On a warm August evening, Brenda Missen, a 37-year-old single, unattached writer, pitches her tent beside a lake in Canada's 7,600 square-kilometre [3,000 square-mile] Algonquin Provincial Park. She is on a four-night "reconnaissance mission," an hour's paddle from the parking lot, to find out if she has the capability-and nerve-to one day take a real canoe trip in the park interior by herself. Paddling and portaging from her campsite by day and surviving imaginary bear attacks by night, she decides she's ready. Then a ranger arrives to check her permit, and an inexplicable, powerful intuition tells her this is the person she's meant to marry. Going solo may not be necessary after all.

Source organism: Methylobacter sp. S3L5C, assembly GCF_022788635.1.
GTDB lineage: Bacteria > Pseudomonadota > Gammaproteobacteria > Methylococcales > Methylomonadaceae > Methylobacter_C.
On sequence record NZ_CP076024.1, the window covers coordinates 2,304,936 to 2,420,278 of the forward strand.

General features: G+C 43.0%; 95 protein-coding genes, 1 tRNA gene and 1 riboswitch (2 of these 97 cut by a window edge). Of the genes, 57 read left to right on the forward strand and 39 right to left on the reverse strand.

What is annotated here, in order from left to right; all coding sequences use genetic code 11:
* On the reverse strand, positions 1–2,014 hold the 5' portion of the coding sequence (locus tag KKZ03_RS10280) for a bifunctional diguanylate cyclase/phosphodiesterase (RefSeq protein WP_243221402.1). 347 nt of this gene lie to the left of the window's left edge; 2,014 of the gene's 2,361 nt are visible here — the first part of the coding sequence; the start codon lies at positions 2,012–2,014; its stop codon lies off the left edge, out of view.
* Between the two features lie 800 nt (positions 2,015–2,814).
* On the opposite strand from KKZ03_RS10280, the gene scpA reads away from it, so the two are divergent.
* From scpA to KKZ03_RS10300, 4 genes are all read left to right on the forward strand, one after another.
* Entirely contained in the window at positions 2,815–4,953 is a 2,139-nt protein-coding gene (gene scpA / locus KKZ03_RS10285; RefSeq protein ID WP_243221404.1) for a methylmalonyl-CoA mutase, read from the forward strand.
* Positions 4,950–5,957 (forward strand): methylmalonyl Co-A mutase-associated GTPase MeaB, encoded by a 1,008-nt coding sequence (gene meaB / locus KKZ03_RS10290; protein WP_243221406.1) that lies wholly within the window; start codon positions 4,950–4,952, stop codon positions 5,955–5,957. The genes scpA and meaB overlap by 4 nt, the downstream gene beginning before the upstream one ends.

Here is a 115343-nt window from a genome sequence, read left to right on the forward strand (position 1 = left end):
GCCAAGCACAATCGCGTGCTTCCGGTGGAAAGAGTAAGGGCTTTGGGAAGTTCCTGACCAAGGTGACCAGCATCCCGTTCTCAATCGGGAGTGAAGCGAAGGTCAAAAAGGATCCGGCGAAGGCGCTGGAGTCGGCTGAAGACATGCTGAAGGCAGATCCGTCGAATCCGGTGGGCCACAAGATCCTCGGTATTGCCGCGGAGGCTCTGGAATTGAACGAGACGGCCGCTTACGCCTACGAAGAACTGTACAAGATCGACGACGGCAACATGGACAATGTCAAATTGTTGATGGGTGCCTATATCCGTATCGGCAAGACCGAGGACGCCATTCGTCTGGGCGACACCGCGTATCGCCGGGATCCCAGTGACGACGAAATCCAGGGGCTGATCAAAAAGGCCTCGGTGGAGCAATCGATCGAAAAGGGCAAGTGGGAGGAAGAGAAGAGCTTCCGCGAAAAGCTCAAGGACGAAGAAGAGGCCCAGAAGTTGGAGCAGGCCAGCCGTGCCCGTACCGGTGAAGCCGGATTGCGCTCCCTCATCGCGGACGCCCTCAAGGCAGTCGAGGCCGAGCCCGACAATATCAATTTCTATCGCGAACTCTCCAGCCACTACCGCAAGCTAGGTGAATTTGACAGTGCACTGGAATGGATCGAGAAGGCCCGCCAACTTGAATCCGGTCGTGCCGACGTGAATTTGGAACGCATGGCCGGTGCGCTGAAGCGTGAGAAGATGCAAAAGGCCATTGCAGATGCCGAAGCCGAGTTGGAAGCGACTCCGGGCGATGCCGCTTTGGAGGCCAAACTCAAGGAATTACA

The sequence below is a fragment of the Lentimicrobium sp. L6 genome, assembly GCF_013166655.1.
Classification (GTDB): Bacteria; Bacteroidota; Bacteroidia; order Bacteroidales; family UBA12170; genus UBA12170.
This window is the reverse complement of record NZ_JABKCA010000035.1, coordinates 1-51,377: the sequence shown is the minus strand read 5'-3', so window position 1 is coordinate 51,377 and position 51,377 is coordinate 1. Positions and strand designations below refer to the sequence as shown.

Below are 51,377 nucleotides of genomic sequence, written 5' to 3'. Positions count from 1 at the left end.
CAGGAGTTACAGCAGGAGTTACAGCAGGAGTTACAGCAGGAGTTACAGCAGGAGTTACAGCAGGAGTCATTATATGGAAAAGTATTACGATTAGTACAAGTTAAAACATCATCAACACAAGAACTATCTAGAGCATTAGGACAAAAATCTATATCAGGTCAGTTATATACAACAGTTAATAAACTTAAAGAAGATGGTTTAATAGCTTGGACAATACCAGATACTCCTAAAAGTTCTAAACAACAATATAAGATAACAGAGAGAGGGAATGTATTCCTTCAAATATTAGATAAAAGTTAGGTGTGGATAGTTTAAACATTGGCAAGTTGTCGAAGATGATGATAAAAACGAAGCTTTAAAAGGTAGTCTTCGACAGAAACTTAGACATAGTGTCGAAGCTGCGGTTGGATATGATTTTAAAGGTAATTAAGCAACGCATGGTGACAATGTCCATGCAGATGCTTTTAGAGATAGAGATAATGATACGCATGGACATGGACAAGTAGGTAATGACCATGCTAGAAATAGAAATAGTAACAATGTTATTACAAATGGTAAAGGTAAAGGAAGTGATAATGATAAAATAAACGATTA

But the fairy tale unravels. In the wake of a broken engagement to her One True Paddling Partner, Brenda ventures into the near wilderness on a series of solo canoe trips that blow all her perceptions of romance, relationships, God, and her own self (gently) out of the water. In our high-tech, urban age, when so many people are disconnected from the natural world, Tumblehome-part spiritual memoir, part travel adventure, and great part ode to the Earth-is a timely and important exploration of where our real roots lie.